The tourism industry is a major drive force behind Thailand’s economy, contributing 17.7 percent (over $70 billion) to its $340 billion GDP last year, which is quite a significant figure that any country might crave for.
According to a report by IFP correspondent, Thailand’s Minister of Tourism Kobkarn Wattanavrangkul believes that although tourism, which she brands as “the lion’s share of the Thai economy”, is booming, the South Asian country needs to further improve it in order to attract more “quality tourists”.
“The tourism industry in Thailand is growing and we are aiming to be a high quality destination. There are still many things that we have to develop to make sure tourists have a better stay in Thailand” Wattanavrangkul says.
Official figures show more than 32.5 million tourists, the majority of whom are Chinese (27 percent), visited Thailand in 2016 which shows a rise of nearly 9 percent compared with the year before. The significantly high number puts Thailand among top 12 countries dominating global tourism. In Asia, it stands second after China.
However, its bustling capital Bangkok, with many high rises, hotels, and large shopping malls, is the world’s most popular travel destination when it comes to cities. Thanks to over 21 million overseas travellers who visited Bangkok last year, the Thai capital ascended on the throne, pushing aside London.
The Thai tourism minister says the government plans to bring even more foreign visitors through a string of measures which include a project to facilitate traveling between Thailand and other countries.
“The Ministry of Tourism desires to provide foreign tourists with the easiest way of traveling,” Wattanavrangkul points out, adding that a working group comprised of several ministries is cooperating to implement the project.
Along with Bangkok, other cities like Phuket, Thailand’s largest island, and Pattaya are popular tourist spots. Tourists come to Thailand for three main reasons; shopping, entertainment and enjoying its nature and tropical wet and dry climate.
The government, however, seeks to broaden the scope by offering more things to do and more places to go. Wattanavrangkul says her ministry wants to change the outlooks.
As the country’s first female tourism minister, Wattanavrangkul has promised to redefine Thailand as a female-friendly travel destination.
To do the makeover, she says, the country has taken several measures aimed at encouraging foreign families and females to give it a second thought before they give up Thailand for another country for holidays.
A key step, as she says, was to “introduce new tourist destinations and activities in Thailand” for families and females.
“Last year, men constituted 70 percent of the Japanese tourists to Thailand and women only accounted for 30 percent… This lack of female tourists was maybe because of their misperception of Thailand. They thought the country had nothing to offer, whereas, women can also travel to Thailand and have lots of fun and relaxation and get refreshment,” the minister says.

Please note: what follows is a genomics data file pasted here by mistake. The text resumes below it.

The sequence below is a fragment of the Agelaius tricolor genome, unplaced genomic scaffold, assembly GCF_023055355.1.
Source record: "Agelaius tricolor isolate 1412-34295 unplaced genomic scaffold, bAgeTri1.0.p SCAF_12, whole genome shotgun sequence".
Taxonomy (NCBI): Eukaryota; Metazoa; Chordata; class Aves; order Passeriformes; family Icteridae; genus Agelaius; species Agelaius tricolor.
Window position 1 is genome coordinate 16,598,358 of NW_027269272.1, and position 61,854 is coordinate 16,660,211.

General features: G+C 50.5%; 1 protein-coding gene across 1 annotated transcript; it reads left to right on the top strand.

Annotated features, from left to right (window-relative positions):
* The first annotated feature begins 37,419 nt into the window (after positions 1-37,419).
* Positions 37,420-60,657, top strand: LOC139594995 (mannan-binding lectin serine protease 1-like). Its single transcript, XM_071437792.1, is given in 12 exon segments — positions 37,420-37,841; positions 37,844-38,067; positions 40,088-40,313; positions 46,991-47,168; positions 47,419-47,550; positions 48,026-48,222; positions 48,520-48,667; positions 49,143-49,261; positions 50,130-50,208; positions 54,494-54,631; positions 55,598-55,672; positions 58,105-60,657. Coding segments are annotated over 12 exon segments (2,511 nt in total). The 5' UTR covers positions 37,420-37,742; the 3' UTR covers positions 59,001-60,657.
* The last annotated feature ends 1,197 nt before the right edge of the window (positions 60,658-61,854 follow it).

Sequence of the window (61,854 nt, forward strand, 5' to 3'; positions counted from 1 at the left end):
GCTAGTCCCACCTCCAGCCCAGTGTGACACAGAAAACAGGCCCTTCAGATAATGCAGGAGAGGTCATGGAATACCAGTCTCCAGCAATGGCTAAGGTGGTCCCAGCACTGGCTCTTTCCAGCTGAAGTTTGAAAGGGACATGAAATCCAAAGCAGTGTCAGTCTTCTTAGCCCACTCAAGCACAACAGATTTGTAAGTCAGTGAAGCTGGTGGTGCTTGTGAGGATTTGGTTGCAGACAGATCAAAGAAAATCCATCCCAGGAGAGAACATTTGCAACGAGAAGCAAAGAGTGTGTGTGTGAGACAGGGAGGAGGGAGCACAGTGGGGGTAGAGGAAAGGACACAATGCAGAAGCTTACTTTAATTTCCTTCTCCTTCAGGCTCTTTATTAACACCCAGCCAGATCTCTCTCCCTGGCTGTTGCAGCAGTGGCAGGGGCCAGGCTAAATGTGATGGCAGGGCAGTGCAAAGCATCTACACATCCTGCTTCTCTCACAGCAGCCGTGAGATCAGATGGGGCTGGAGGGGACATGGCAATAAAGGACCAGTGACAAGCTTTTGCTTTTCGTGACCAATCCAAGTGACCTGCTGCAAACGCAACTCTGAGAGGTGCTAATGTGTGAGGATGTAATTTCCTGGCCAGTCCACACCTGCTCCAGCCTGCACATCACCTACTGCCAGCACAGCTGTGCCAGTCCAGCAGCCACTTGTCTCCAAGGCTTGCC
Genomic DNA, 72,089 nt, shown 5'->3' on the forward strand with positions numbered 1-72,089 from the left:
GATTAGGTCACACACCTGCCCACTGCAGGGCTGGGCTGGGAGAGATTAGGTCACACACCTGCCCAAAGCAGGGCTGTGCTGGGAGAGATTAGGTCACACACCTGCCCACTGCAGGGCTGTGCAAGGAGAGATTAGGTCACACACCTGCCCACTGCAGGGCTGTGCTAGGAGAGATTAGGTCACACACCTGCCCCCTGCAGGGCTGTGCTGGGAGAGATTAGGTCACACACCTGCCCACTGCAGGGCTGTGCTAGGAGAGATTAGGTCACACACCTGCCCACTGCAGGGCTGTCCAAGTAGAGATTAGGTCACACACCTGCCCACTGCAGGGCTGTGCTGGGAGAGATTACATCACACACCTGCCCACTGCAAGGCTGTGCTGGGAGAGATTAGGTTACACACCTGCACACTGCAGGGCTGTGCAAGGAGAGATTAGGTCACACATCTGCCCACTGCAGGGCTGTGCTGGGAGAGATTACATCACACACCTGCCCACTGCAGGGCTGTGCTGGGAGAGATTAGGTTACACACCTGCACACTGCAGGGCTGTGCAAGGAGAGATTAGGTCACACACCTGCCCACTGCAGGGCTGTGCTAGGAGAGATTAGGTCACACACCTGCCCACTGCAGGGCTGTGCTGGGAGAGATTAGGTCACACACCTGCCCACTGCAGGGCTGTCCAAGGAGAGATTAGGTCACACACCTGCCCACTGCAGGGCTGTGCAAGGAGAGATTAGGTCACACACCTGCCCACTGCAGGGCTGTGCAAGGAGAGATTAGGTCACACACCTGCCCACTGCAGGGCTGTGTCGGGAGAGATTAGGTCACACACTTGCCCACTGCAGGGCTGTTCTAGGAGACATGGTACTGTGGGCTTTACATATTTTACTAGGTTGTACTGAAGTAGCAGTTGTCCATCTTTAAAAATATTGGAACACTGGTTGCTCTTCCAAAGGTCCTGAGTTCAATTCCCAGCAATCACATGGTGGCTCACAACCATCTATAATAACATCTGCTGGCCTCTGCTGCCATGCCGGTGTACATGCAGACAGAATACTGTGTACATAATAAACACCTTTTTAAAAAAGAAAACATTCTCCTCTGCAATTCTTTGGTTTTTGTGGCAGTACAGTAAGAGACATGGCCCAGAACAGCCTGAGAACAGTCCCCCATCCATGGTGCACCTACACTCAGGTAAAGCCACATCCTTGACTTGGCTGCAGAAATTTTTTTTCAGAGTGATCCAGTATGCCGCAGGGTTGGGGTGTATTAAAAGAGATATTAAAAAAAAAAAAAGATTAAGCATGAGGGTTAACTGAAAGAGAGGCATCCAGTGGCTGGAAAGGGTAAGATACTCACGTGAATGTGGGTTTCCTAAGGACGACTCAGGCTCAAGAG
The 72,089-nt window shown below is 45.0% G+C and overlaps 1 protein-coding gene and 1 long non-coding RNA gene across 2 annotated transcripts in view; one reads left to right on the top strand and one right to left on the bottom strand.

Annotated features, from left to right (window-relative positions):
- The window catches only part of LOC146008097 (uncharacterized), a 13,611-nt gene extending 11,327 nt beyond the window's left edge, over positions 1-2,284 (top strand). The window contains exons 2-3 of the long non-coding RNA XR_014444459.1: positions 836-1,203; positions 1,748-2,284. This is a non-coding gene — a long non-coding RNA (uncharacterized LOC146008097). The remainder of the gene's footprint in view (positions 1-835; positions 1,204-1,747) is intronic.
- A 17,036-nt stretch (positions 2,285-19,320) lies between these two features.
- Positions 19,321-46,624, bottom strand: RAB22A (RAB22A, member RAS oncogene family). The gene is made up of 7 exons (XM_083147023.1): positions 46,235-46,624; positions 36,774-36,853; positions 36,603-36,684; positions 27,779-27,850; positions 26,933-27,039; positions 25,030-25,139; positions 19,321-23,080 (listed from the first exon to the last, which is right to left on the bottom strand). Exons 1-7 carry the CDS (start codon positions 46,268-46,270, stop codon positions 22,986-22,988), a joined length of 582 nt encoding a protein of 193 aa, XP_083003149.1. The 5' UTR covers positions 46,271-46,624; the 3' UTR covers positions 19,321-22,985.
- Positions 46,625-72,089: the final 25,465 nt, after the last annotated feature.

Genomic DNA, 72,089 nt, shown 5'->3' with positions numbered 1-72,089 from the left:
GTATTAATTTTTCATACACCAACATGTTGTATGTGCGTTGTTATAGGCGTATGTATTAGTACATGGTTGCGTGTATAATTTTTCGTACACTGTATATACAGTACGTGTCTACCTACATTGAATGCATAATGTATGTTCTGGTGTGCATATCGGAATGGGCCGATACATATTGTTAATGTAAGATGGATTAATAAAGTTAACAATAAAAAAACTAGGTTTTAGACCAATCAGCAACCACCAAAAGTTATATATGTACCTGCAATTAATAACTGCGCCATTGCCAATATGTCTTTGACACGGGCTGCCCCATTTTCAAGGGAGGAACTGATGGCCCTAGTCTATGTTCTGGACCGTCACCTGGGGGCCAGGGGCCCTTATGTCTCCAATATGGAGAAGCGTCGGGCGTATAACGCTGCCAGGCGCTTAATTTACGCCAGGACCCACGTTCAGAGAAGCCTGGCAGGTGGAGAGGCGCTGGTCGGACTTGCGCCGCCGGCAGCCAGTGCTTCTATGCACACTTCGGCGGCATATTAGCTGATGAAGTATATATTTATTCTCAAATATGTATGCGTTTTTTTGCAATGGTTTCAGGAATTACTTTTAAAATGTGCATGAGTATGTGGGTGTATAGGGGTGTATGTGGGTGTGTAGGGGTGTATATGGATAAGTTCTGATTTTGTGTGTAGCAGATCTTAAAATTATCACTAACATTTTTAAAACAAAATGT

“Pattaya is no longer Thailand’s only tourist destination. There are a large number of new places and smaller towns where tourists can touch the local experience,” boasts.Enjoy Bumpy Elephant Ride in Ko Chang
The severe-looking minister sounds to be right. In my recent trip to Thailand with a group of Iranian journalists, I stayed two days on a beautiful island with a dense forest and sandy beaches.
Ko Chang, meaning the island of elephants, is located 310 kilometres southeast of Bangkok. We took a half-an-hour ferry ride to reach an island no Iranian has ever set foot on.
During our comfortable stay at a reasonably priced five-star hotel, we went snorkelling around three isles near Ko Chang, visited Mu Ko Chang National Park, experienced a soothing Thai massage at a top-notch spa and visited the elephant camp where we mounted the mega mammals for an hour-long ride on a bumpy dirt path through a thick forest.
Amazingly, the island has really a lot to offer to families.
Tourism plays an important part for Thailand, a nation of 67 million people. According to the tourism minister, some 4.5 million Thais are directly and indirectly involved in the industry.
Due to political upheavals in recent years, Thailand’s tourism lost some steam but soon managed to bounce back.
Wattanavrangkul stresses that “a stable political situation” could help “improve the quality of life” and bring about a “better future for Thais.
A Role Model to Look up to
As a country with countless tourist attractions, Iran can learn a lot from Thailand to boost ecotourism. According to the Thai tourism minister, last year up to 120,000 Iranians took all the way to Thailand to spend a few days there, whereas, only 5,400 Thais came up to Iran to see the ancient civilisation of Persia and enjoy its four-season climate and nature.
Last September, Massoud Soltanifar, the then chief of Iran’s Cultural Heritage, Handcrafts and Tourism Organization met Wattanavrangkul, who was on an official visit to Iran. At the meeting Soltanifar expressed Iran’s willingness to “make use of Thailand’s experiences” to promote tourism.
Why not? Iran can look up to Thailand as a role model to revitalize its tourism sector through which it can create more jobs, spur its economy and once again make a name among top tourist countries.